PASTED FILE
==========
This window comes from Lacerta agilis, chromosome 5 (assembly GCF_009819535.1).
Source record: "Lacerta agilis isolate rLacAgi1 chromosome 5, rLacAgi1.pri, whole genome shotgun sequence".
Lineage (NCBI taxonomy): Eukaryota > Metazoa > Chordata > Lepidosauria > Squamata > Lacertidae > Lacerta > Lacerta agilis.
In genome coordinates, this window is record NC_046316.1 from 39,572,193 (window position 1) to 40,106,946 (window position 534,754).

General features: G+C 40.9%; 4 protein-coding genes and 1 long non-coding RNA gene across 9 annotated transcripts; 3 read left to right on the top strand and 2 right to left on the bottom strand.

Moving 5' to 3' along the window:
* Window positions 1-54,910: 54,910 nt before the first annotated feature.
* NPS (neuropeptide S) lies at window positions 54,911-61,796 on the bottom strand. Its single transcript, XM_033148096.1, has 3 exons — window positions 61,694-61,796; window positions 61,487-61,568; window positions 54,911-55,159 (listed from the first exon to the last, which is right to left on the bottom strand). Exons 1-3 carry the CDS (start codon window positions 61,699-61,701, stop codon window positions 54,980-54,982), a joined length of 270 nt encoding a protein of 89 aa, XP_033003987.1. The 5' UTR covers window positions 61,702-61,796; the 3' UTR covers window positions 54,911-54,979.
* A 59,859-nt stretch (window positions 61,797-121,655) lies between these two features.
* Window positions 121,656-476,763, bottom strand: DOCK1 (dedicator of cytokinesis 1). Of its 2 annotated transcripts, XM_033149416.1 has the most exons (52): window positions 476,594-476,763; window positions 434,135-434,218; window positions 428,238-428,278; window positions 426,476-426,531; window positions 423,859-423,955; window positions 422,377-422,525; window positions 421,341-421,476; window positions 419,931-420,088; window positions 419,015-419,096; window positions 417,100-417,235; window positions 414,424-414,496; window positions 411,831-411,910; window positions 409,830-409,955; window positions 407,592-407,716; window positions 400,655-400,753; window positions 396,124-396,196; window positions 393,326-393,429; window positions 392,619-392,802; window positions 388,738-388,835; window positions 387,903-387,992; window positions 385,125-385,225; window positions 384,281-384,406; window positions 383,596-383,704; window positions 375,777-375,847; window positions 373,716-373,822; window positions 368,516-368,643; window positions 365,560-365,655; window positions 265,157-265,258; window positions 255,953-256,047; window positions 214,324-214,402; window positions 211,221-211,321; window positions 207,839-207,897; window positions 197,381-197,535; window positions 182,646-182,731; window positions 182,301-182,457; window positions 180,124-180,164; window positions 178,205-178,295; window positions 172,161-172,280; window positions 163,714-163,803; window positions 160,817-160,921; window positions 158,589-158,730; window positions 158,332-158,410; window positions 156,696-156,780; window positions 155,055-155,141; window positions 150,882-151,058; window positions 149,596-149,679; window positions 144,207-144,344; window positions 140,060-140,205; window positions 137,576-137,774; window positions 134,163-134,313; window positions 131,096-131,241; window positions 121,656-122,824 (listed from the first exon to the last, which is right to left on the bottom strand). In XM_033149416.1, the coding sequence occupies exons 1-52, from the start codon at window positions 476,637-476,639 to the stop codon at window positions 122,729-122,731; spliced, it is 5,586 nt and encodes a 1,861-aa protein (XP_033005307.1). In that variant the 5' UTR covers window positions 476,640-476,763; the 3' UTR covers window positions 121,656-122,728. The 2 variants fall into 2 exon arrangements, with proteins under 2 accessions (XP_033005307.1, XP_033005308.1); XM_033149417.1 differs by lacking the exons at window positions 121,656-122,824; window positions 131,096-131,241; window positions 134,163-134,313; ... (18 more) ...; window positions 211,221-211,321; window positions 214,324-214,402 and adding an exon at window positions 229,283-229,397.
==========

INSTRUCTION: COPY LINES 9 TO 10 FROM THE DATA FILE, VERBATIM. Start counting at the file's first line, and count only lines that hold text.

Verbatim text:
* A 59,859-nt stretch (window positions 61,797-121,655) lies between these two features.
* Window positions 121,656-476,763, bottom strand: DOCK1 (dedicator of cytokinesis 1). Of its 2 annotated transcripts, XM_033149416.1 has the most exons (52): window positions 476,594-476,763; window positions 434,135-434,218; window positions 428,238-428,278; window positions 426,476-426,531; window positions 423,859-423,955; window positions 422,377-422,525; window positions 421,341-421,476; window positions 419,931-420,088; window positions 419,015-419,096; window positions 417,100-417,235; window positions 414,424-414,496; window positions 411,831-411,910; window positions 409,830-409,955; window positions 407,592-407,716; window positions 400,655-400,753; window positions 396,124-396,196; window positions 393,326-393,429; window positions 392,619-392,802; window positions 388,738-388,835; window positions 387,903-387,992; window positions 385,125-385,225; window positions 384,281-384,406; window positions 383,596-383,704; window positions 375,777-375,847; window positions 373,716-373,822; window positions 368,516-368,643; window positions 365,560-365,655; window positions 265,157-265,258; window positions 255,953-256,047; window positions 214,324-214,402; window positions 211,221-211,321; window positions 207,839-207,897; window positions 197,381-197,535; window positions 182,646-182,731; window positions 182,301-182,457; window positions 180,124-180,164; window positions 178,205-178,295; window positions 172,161-172,280; window positions 163,714-163,803; window positions 160,817-160,921; window positions 158,589-158,730; window positions 158,332-158,410; window positions 156,696-156,780; window positions 155,055-155,141; window positions 150,882-151,058; window positions 149,596-149,679; window positions 144,207-144,344; window positions 140,060-140,205; window positions 137,576-137,774; window positions 134,163-134,313; window positions 131,096-131,241; window positions 121,656-122,824 (listed from the first exon to the last, which is right to left on the bottom strand). In XM_033149416.1, the coding sequence occupies exons 1-52, from the start codon at window positions 476,637-476,639 to the stop codon at window positions 122,729-122,731; spliced, it is 5,586 nt and encodes a 1,861-aa protein (XP_033005307.1). In that variant the 5' UTR covers window positions 476,640-476,763; the 3' UTR covers window positions 121,656-122,728. The 2 variants fall into 2 exon arrangements, with proteins under 2 accessions (XP_033005307.1, XP_033005308.1); XM_033149417.1 differs by lacking the exons at window positions 121,656-122,824; window positions 131,096-131,241; window positions 134,163-134,313; ... (18 more) ...; window positions 211,221-211,321; window positions 214,324-214,402 and adding an exon at window positions 229,283-229,397.